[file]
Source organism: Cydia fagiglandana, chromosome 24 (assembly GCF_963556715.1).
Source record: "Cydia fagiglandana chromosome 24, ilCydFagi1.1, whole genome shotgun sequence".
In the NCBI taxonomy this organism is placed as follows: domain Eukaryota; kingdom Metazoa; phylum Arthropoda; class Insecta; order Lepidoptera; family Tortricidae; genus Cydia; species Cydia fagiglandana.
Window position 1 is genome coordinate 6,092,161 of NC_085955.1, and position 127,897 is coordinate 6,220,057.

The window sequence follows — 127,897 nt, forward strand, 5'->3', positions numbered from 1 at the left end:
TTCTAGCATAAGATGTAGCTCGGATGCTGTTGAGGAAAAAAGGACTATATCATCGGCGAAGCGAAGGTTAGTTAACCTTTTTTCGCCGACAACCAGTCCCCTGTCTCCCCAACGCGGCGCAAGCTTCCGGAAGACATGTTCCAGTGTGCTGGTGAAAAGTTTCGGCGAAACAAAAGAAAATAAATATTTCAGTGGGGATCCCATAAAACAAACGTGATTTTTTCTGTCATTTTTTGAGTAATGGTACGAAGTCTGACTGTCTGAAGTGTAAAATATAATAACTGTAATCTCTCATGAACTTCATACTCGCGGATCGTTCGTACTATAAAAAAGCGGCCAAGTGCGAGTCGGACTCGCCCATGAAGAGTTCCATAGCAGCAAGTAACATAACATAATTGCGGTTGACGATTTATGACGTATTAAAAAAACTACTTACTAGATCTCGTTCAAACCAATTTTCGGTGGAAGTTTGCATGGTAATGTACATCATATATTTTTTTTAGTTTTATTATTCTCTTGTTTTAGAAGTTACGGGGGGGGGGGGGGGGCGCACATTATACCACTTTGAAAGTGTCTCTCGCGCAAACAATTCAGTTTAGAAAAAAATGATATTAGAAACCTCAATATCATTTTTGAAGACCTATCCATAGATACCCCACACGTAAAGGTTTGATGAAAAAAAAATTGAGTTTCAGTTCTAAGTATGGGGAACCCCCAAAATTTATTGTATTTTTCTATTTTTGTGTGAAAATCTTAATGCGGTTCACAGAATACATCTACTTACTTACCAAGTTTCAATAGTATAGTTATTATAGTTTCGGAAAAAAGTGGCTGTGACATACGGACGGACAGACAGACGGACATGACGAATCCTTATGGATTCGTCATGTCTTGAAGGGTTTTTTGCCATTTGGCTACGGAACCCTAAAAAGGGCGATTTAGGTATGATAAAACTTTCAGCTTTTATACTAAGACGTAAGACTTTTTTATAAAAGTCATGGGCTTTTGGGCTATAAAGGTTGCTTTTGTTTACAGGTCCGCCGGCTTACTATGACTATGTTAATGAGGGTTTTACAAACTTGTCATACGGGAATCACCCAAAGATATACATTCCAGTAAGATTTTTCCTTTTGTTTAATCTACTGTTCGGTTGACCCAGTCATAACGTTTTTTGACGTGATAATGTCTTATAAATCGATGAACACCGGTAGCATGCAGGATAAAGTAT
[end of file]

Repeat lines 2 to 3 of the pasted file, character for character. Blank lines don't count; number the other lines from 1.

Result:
Source record: "Cydia fagiglandana chromosome 24, ilCydFagi1.1, whole genome shotgun sequence".
In the NCBI taxonomy this organism is placed as follows: domain Eukaryota; kingdom Metazoa; phylum Arthropoda; class Insecta; order Lepidoptera; family Tortricidae; genus Cydia; species Cydia fagiglandana.